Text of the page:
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Projections of future climate change caused by increasing greenhouse gases depend critically on numerical climate models coupling the ocean and atmosphere (GCMs). However, different models differ substantially in their projections, which raises the question of how the different models can best be combined into a probability distribution of future climate change. For this analysis, we have collected both current and future projected mean temperatures produced by nine climate models for 22 regions of the earth. We also have estimates of current mean temperatures from actual observations, together with standard errors, that can be used to calibrate the climate models. We propose a Bayesian analysis that allows us to combine the different climate models into a posterior distribution of future temperature increase, for each of the 22 regions, while allowing for the different climate models to have different variances. Two versions of the analysis are proposed, a univariate analysis in which each region is analyzed separately, and a multivariate analysis in which the 22 regions are combined into an overall statistical model. A crossvalidation approach is proposed to confirm the reasonableness of our Bayesian predictive distributions. The results of this analysis allow for a quantification of the uncertainty of climate model projections as a Bayesian posterior distribution, substantially extending previous approaches to uncertainty in climate models.
Predictive model assessment for count data
, 2007
"... Summary. We discuss tools for the evaluation of probabilistic forecasts and the critique of statistical models for ordered discrete data. Our proposals include a nonrandomized version of the probability integral transform, marginal calibration diagrams and proper scoring rules, such as the predicti ..."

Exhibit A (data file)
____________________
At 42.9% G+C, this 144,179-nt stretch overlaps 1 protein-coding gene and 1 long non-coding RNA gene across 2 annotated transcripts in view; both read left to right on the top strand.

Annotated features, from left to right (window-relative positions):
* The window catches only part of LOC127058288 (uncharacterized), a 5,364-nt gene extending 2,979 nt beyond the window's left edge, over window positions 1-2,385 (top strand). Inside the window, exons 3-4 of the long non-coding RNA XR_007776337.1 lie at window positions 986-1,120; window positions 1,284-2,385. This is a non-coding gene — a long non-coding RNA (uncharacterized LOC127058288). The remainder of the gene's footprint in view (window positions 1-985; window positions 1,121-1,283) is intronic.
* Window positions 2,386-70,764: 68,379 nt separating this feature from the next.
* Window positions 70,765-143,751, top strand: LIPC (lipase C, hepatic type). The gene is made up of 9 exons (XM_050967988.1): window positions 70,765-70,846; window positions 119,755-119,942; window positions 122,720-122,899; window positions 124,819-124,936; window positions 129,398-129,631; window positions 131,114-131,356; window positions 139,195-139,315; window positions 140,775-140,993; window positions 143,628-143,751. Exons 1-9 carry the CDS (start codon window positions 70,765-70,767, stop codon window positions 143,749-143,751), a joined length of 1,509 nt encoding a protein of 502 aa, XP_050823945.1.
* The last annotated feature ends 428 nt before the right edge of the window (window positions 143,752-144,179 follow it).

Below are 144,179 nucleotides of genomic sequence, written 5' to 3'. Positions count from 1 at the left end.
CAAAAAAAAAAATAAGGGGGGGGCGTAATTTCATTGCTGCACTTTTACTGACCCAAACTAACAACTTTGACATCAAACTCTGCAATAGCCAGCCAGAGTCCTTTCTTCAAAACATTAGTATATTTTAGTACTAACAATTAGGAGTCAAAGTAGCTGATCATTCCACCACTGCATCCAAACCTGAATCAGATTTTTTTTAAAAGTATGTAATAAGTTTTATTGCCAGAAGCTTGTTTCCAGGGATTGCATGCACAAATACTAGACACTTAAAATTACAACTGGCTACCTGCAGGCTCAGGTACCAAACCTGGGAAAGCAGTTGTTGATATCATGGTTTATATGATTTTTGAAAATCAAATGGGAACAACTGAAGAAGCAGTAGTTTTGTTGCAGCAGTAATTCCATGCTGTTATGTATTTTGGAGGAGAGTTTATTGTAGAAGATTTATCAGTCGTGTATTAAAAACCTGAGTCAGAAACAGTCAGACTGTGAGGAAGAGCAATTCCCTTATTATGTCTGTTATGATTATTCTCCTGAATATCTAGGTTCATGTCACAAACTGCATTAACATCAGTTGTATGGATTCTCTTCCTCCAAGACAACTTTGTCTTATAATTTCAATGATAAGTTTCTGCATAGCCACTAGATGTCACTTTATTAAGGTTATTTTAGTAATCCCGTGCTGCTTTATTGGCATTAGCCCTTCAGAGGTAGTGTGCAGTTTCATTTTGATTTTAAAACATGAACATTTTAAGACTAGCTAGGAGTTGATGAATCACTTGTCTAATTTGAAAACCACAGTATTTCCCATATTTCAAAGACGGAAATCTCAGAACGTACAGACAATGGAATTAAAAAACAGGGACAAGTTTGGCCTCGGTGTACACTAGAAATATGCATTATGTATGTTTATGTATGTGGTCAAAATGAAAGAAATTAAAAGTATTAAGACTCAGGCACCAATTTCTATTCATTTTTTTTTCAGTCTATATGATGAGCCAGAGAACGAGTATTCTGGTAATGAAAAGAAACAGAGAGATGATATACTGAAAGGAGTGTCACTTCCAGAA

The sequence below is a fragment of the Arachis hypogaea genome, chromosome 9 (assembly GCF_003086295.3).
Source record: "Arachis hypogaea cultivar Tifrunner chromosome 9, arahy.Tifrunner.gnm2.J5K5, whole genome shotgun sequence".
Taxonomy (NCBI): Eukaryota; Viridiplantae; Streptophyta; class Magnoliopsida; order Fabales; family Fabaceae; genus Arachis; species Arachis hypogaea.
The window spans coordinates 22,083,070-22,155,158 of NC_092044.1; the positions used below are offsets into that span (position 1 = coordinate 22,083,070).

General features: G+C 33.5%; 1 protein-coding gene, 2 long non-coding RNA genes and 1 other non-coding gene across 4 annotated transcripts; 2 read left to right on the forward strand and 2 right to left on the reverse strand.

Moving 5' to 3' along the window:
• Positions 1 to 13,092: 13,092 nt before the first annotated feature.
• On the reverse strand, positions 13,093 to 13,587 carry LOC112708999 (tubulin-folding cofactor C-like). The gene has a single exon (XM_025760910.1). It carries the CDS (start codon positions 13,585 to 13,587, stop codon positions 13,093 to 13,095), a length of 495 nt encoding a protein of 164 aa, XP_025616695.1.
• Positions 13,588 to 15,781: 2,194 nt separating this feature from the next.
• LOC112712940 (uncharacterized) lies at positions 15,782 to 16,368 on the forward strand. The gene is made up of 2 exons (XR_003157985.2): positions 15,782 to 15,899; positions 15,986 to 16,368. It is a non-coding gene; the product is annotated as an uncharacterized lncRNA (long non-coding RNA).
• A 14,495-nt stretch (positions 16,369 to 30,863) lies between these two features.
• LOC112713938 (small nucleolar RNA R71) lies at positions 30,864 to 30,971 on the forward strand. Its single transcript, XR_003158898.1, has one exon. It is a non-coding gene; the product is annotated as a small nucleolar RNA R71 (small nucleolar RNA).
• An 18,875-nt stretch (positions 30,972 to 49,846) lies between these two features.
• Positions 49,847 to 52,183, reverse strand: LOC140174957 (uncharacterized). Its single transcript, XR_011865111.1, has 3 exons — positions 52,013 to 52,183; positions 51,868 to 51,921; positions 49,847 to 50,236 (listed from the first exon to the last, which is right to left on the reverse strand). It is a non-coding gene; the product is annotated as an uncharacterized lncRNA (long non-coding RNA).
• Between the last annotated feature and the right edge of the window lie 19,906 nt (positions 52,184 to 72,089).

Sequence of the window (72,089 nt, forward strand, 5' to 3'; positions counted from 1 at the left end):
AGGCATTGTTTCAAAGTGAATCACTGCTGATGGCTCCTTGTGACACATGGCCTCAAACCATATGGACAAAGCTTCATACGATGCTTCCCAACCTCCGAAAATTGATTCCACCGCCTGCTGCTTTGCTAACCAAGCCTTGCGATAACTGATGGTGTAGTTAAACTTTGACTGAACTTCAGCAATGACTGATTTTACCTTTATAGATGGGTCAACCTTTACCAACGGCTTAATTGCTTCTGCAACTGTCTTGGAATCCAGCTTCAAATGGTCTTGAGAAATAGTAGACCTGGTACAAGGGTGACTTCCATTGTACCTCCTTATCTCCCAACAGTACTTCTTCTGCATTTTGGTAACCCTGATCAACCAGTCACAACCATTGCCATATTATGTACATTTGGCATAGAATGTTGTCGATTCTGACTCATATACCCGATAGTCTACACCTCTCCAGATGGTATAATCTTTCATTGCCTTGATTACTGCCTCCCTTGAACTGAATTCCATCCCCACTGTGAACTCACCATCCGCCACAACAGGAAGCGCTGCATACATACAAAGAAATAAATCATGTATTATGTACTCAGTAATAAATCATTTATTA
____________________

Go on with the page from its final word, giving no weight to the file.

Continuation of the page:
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Cited by 20 (1 self)
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Summary. We discuss tools for the evaluation of probabilistic forecasts and the critique of statistical models for ordered discrete data. Our proposals include a nonrandomized version of the probability integral transform, marginal calibration diagrams and proper scoring rules, such as the predictive deviance. In case studies, we critique count regression models for patent data, and assess the predictive performance of Bayesian ageperiodcohort models for larynx cancer counts in Germany.
Evaluating Density Forecasts: Forecast Combinations, Model Mixtures, Calibration and Sharpness
, 2008
"... In a recent article Gneiting, Balabdaoui and Raftery (JRSSB, 2007) propose the criterion of sharpness for the evaluation of predictive distributions or density forecasts. They motivate their proposal by an example in which standard evaluation procedures based on probability integral transforms cann ..."
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Cited by 19 (5 self)